Kathy Graber took us home with Rich’s relentless seriousness in her work, calling Rich poems “consistently earnest and weighty.” Not only did Rich seek to make meaning in her work, she sought to make self as well as create a world in which she’d want to live. “The problem”Rich stated (in Section 18 of 29 of “Contradictions”), “unstated until now is how to live in a damaged body.” Rich did not only think—she felt. To move past the uncomfortable, through it, in it—this is why Graber counts Rich as a member of her tribe.
“The body’s pain and the pain on the streets are not the same, but you can learn from the edges that blur.” It’s statements like this, blunt, heartwrenching, and insightful, that draw all of us to Rich. This pain is political, and we should not be ashamed. Echoing Hahn, Graber left us with the reminder that to be human is to be political. To write at all is to be political.
Mary-Kaylor Hanger is a native of Mechanicsburg, PA and is currently completing her MFA in Poetry at Chatham University in Pittsburgh.
Her work has previously appeared or is forthcoming in Weave, Blast Furnace, Lines + Stars, Stoneboat, Off the Coast, and lexicon.
She can be reached at firstname.lastname@example.org.
SO HOW ABOUT THAT SIGNED ADRIENNE RICH BOOK?
ENTER UP TO FOUR (4) TIMES!
1) Comment below on your favorite poem or quote by Adrienne Rich or another poet (this is National Poetry month, after all.)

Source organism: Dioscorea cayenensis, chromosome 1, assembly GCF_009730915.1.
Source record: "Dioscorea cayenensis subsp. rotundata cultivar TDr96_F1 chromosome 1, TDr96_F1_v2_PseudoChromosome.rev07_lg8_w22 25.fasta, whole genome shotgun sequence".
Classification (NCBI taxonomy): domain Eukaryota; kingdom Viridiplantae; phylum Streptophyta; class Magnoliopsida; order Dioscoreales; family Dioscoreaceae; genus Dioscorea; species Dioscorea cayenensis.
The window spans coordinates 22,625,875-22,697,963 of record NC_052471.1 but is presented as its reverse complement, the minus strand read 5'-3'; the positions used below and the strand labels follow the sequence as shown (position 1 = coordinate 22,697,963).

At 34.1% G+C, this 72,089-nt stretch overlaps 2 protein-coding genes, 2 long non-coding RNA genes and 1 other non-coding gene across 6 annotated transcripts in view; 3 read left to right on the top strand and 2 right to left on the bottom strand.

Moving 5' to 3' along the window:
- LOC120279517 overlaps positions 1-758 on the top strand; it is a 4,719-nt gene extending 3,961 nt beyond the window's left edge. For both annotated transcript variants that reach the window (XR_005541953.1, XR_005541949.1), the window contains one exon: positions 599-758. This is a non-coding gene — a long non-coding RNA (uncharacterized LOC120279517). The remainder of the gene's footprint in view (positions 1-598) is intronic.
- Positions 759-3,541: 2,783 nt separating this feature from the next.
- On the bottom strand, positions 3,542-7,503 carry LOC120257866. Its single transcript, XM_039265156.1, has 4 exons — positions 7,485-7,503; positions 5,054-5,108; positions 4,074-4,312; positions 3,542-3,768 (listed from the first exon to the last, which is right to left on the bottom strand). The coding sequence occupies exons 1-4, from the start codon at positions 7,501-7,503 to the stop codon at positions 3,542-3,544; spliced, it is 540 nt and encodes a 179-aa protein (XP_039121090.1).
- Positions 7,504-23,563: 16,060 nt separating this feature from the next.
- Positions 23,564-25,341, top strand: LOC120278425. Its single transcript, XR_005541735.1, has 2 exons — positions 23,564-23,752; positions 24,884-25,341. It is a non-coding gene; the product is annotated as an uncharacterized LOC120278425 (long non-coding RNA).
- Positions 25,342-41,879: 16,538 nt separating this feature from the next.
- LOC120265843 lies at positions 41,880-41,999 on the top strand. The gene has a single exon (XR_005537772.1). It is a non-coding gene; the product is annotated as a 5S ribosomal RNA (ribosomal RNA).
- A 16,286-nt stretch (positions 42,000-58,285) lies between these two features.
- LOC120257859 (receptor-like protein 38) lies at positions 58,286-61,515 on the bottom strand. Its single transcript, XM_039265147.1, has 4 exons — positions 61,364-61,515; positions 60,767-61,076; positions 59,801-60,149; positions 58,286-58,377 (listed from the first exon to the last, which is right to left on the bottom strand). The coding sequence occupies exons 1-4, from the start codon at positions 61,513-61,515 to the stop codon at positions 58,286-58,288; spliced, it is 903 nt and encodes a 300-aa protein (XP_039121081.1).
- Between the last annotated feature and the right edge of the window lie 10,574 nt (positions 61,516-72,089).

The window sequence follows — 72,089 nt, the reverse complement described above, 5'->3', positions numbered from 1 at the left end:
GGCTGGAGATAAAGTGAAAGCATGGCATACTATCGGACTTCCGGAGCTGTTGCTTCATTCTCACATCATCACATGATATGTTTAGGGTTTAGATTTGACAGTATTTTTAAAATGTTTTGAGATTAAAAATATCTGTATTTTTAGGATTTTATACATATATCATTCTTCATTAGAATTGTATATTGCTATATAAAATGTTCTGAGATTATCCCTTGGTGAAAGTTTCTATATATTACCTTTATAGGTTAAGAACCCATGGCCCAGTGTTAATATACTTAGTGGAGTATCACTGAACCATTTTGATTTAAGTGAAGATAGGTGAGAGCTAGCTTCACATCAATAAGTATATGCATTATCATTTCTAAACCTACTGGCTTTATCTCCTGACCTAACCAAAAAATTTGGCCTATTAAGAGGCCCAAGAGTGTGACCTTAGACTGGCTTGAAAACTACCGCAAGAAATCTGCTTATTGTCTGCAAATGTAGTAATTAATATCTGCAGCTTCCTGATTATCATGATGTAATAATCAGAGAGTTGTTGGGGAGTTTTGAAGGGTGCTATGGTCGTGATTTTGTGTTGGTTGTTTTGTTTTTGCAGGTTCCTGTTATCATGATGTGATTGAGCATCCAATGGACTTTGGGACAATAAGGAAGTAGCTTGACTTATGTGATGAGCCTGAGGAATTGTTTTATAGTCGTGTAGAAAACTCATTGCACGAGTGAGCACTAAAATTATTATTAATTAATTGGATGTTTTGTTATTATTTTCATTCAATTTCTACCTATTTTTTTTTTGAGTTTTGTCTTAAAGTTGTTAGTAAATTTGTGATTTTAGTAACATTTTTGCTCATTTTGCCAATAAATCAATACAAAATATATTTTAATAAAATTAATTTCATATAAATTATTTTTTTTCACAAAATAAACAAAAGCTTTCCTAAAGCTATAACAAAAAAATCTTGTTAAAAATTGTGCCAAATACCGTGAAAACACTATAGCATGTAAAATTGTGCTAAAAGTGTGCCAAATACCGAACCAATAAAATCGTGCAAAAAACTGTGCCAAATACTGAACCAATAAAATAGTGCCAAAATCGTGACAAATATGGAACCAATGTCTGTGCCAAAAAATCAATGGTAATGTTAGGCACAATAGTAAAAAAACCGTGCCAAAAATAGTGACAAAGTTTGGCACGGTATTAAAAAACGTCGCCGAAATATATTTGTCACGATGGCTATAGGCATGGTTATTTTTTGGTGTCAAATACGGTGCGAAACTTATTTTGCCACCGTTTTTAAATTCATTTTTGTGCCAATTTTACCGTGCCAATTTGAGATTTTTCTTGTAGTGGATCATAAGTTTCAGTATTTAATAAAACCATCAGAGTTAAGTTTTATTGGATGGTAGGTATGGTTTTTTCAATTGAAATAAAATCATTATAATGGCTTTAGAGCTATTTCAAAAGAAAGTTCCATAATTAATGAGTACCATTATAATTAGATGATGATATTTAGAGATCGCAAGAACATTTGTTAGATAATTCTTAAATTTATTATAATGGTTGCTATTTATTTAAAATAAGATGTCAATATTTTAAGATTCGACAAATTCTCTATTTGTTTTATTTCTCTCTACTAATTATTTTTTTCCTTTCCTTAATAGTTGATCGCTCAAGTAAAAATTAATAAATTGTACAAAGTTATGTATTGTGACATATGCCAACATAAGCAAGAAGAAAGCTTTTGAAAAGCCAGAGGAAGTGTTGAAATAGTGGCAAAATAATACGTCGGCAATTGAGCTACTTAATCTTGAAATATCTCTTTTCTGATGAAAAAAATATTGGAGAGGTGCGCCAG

2) Write a poem in the comments below: any length, style, rhyme-scheme…if you call it poetry, I won’t argue!
3) Follow this blog by email (there is a little box on the top right side of this post and at the bottom: “Get Traveling MarLa by email.”) Make sure to let me know in the comments below so
4) Retweet this post or share it on Facebook (let me know you did, so I can give you credit for it!)
SO HOW ABOUT THOSE TICKETS TO GERALDINE BROOKS?
I’m glad you asked! They are orchestra seats to a SOLD-OUT lecture at Carnegie Music Hall in Pittsburgh, PA.
TODAY YOU GET ONE MORE CHANCE TO ENTER (SEE YESTERDAY’S POST FOR MORE CHANCES):
1) Comment below (you can combine it with your comments for the Adrienne Rich entries, or make it separate) with one thing you didn’t know about Pittsburgh Arts and Lectures. Feel free to click on their link here and browse their site.
HAVE YOU ENTERED THE OTHER CONTESTS?
This is a full week of giveaways, so please go to the Contests and Promotions Page to see other giveaways you may want to enter to win!
P.S. A Necessary Ethics Note Due to an Increasing Number of Requests to Promote Books, Products, Organizations or People lately (Please see full ethics page here):
I don’t receive any compensation or freebies to promote books for writers, or to promote organizations or events. I often incorporate links and attention for the non-profit organizations that I already donate to, and the writers I read. The opinions expressed are mine, and the guest bloggers are ones I choose because I think they are interesting or have material my readers would like. I will never ask a writer to give me a book, and discourage writers from allowing their hard work to be taken advantage of by bloggers “in exchange for reviews.” I believe writers work too hard for too little money to be asked to give away their product.
Any organization may pay to advertise on this site, if it chooses, and I would clearly mark that as an advertisement. In other words, you’re simply reading my choices, my opinions, and my recommendations of things I enjoy reading, doing, supporting, and promoting.